Nevertheless, the simple answer for increasing HGH and muscle mass overall is to simply get enough nutrients in your diet. This includes various vitamins and minerals, along with amino acids and other natural compounds.
The idea also relates back to the triage theory.
If nothing else, it’s reasonable to assume that your body isn’t going to function as well as possible if you are short in some nutrients.
In most cases, a balanced diet would be enough to make sure you get the nutrients you need. Still, this is something to be aware of, especially if you are trying to follow any diet that has you cutting out some food groups entirely (like the Whole30 diet).
Some research also suggests that supplementation may be necessary.
For example, one study indicated that supplementation with vitamin D, amino acids and whey protein, along with exercise, helped to improve muscle mass in elderly patients (29).
We need many different nutrients for health and getting enough of these is critical for maintaining muscle mass
Design Your Diet and Lifestyle Carefully
As you can see, both diet and lifestyle play a key role in muscle development and maintenance. This is true regardless of your age. Likewise, diet and lifestyle are significant for people trying to lose weight and those that aren’t.
This pattern means that you have to carefully consider both of these areas and also figure out how your body responds.
After all, we are all different.
For people trying to lose weight without muscle loss, one potential solution is a high protein diet.
Personally, I find paleo a little odd, especially as it restricts some food groups that have health benefits (such as most types of dairy, including yogurt). Nevertheless, many people do turn to the paleo diet for weight loss and it does seem to be an effective option.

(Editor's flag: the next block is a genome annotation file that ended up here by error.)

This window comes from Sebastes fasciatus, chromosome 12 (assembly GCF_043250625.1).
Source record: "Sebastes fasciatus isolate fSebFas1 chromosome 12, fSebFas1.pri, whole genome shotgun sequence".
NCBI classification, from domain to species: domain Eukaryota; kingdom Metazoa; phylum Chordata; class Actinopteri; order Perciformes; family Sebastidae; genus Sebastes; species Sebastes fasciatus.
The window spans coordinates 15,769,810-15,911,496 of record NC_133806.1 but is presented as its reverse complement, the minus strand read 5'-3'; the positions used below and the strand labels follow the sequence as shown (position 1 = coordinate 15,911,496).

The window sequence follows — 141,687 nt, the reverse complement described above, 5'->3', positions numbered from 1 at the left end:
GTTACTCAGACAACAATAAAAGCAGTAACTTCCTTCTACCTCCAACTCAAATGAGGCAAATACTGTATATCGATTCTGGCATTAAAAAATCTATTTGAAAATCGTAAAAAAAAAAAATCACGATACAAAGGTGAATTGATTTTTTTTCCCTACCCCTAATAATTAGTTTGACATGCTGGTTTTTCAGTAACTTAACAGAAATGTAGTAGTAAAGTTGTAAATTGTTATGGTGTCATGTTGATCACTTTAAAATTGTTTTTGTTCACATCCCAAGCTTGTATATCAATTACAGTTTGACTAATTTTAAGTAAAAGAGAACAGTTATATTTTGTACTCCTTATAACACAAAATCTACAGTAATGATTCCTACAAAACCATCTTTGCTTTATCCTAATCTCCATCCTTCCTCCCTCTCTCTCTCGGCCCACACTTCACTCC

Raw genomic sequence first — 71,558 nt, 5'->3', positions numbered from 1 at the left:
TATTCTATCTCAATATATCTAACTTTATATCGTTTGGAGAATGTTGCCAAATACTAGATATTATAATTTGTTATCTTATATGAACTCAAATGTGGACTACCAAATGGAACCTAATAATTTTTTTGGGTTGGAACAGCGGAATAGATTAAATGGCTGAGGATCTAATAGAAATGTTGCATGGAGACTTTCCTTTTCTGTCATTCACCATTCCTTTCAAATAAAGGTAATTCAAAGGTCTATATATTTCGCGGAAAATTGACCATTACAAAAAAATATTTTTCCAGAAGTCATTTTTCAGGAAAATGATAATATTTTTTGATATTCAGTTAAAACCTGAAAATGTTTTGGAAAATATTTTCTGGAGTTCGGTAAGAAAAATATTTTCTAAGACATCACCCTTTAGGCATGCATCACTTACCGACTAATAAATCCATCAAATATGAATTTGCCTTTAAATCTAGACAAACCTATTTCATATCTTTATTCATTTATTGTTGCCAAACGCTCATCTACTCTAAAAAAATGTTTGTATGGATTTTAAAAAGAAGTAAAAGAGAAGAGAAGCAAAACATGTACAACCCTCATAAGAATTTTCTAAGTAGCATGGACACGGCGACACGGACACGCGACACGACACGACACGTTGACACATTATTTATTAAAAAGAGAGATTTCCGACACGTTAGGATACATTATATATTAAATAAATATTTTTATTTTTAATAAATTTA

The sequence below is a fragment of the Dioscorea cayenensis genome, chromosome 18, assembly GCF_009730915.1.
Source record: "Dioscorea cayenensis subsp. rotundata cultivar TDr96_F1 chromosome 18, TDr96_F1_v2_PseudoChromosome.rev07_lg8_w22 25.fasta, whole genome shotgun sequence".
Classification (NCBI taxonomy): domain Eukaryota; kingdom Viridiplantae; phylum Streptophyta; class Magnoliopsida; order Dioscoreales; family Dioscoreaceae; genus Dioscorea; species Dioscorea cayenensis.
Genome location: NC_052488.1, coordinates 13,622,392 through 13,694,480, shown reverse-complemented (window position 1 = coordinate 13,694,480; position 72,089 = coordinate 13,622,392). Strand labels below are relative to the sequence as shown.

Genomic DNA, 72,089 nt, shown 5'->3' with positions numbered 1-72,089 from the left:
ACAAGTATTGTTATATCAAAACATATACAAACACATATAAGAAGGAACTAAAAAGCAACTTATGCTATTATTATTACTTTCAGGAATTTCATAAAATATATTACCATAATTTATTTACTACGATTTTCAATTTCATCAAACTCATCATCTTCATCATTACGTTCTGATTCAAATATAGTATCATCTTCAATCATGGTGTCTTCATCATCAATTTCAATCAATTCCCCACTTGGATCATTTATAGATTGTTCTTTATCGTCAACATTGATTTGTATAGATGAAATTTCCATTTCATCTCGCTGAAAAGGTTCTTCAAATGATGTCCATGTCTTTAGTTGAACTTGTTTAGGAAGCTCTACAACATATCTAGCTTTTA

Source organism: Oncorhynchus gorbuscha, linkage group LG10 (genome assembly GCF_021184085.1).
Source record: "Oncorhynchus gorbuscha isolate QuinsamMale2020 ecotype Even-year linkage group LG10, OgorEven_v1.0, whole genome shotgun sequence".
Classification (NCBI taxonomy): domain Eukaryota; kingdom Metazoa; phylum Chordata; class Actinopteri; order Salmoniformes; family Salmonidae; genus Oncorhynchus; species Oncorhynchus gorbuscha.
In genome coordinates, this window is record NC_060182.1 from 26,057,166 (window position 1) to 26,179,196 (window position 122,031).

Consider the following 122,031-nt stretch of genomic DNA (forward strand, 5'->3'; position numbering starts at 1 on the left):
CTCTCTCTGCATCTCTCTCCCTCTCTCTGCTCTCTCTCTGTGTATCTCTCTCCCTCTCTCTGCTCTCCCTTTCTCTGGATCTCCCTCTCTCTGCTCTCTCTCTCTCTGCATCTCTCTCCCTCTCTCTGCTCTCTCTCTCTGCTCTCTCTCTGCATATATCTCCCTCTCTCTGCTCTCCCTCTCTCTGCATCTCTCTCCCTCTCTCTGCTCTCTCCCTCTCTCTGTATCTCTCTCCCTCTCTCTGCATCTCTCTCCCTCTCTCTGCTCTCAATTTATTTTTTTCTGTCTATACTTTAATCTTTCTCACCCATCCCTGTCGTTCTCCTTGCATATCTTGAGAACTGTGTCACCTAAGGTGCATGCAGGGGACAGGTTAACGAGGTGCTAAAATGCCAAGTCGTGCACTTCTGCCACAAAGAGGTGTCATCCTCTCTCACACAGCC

Likewise, many people rely on protein shakes or high protein snacks as part of a weight loss approach. These methods also offer a potential approach for how to reverse age related muscle loss – provided that you also focused on some resistance or strength exercise as well.
These methods are also relevant for simply fighting age related muscle loss, regardless of whether or not you are also trying to lose weight.
At the same time, it’s critical that you figure out an approach that works for you and is sustainable.
For example, many people try to focus on diets or lifestyles that they simply cannot maintain in the long term. Very low-calorie diets are one example and counting calories is another.
Now, in both cases, there are some people that can follow the diet type effectively.
But, many others would struggle. Instead, it’s often worth turning to a sustainable lifestyle.
The ideal approach would be to focus on a lifestyle that makes sure you have enough nutrients (including protein), without having an excessively high-calorie intake. Likewise, staying active and being involved in strength and/or resistance exercises is critical for reversing age related muscle loss – and for preventing that loss in the first place.
Planning an effective diet and lifestyle involves a range of considerations. Nevertheless, getting it right can have a major impact on health and body composition
Reversing Muscle Loss Effectively
At the end of the day, our bodies are complex systems and individuals tend to vary in many ways. When it comes to reversing muscle loss, this can mean that some people may need more protein than others and the same is true for exercise.
As I mentioned before, you also need to find an approach that you can stick to.
For most people, the answer is to avoid fad diets and methods that are full of hype.
There are also various specific diet and lifestyle approaches that you can emphasize, such as ketosis, low carb and intermittent fasting. All of these can be powerful and there are other options out there too.
Nevertheless, regardless of whether you follow one of those approaches or something else entirely, make sure your protein and nutrient intake is sufficient.
Is body composition something that you’ve considered before? If not, what do you think about it now?